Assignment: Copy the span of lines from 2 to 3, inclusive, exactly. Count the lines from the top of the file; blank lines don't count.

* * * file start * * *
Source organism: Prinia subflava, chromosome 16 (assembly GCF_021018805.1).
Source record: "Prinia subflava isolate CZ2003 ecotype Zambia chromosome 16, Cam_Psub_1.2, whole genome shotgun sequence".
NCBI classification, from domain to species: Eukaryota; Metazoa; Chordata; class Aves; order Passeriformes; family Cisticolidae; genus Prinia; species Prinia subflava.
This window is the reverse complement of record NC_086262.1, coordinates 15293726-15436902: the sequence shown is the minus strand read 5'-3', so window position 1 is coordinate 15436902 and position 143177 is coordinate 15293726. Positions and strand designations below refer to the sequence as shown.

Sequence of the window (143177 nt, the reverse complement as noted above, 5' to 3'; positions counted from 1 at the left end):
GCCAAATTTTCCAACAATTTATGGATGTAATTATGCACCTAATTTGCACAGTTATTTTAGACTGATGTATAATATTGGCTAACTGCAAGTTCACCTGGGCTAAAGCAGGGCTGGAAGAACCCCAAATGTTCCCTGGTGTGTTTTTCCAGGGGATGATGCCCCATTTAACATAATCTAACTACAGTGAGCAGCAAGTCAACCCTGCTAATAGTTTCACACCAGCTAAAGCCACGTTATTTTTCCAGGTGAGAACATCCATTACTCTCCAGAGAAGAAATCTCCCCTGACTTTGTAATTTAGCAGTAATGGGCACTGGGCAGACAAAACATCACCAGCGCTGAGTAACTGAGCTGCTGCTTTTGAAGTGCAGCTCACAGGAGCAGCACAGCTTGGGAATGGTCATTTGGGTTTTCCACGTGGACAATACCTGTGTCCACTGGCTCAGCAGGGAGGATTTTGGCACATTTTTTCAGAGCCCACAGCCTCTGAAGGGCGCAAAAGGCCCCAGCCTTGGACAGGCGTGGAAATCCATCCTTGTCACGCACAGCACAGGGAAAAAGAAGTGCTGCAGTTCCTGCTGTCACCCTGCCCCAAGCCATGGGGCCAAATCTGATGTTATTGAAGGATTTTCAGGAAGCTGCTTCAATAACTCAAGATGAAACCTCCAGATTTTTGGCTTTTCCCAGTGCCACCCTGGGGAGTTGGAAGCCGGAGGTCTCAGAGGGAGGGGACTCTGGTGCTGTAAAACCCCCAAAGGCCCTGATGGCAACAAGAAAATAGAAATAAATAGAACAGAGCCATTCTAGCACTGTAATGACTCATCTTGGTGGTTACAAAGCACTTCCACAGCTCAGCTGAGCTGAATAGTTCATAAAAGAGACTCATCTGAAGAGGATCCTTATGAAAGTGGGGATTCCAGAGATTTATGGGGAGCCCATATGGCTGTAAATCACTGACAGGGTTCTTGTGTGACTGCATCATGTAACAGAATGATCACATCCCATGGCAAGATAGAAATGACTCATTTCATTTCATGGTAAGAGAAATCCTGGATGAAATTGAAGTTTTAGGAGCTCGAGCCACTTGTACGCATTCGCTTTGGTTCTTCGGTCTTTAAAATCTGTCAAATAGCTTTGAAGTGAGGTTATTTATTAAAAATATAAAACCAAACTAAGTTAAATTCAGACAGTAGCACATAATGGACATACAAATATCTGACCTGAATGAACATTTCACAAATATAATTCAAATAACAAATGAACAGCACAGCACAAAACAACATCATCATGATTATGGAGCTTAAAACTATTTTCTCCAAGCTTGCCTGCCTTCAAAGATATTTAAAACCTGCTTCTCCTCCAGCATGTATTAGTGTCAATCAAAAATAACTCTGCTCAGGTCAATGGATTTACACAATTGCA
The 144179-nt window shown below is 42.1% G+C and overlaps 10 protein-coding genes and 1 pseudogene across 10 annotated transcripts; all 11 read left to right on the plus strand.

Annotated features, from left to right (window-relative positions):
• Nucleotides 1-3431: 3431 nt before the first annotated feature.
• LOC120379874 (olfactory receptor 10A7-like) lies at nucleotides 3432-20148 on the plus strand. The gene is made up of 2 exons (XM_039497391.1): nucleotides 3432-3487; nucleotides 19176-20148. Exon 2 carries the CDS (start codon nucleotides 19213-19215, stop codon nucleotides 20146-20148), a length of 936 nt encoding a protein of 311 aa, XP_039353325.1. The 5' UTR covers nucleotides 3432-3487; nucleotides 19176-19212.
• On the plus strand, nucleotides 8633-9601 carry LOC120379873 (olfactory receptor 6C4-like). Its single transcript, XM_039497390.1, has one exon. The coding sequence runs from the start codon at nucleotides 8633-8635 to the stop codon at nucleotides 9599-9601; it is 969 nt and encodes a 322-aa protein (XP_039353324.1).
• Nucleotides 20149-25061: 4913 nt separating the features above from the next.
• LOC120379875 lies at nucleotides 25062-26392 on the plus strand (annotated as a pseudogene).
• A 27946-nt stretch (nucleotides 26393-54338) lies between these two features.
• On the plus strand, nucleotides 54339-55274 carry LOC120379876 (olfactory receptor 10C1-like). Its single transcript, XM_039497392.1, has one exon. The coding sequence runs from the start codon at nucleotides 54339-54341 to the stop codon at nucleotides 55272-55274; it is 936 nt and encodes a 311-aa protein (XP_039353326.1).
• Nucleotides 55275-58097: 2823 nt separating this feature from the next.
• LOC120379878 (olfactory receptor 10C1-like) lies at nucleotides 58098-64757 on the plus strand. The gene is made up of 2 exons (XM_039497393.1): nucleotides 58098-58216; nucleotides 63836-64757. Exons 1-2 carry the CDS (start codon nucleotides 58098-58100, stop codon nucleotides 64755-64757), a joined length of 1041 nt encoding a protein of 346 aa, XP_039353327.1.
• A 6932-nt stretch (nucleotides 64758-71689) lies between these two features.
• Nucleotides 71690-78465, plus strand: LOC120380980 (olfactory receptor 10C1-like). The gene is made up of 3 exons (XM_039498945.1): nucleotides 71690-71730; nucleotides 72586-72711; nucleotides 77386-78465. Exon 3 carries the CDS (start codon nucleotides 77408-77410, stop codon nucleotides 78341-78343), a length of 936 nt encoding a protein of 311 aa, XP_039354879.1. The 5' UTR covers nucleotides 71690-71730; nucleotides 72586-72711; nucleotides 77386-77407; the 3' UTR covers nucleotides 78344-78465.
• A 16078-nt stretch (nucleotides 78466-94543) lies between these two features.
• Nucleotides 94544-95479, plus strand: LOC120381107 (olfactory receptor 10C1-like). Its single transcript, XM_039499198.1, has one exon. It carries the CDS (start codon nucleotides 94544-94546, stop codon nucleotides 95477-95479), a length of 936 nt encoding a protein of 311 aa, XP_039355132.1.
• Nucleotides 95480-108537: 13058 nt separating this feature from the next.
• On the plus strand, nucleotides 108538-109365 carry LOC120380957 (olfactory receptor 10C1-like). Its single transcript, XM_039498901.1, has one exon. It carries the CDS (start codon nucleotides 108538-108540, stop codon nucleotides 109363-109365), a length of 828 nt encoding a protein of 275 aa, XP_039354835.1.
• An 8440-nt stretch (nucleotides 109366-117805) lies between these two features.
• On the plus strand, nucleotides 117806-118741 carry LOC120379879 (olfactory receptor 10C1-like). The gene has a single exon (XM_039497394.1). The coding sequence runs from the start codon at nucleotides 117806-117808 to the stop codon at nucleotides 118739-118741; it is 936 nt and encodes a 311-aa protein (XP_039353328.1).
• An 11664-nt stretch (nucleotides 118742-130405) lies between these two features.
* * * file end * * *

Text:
Source record: "Prinia subflava isolate CZ2003 ecotype Zambia chromosome 16, Cam_Psub_1.2, whole genome shotgun sequence".
NCBI classification, from domain to species: Eukaryota; Metazoa; Chordata; class Aves; order Passeriformes; family Cisticolidae; genus Prinia; species Prinia subflava.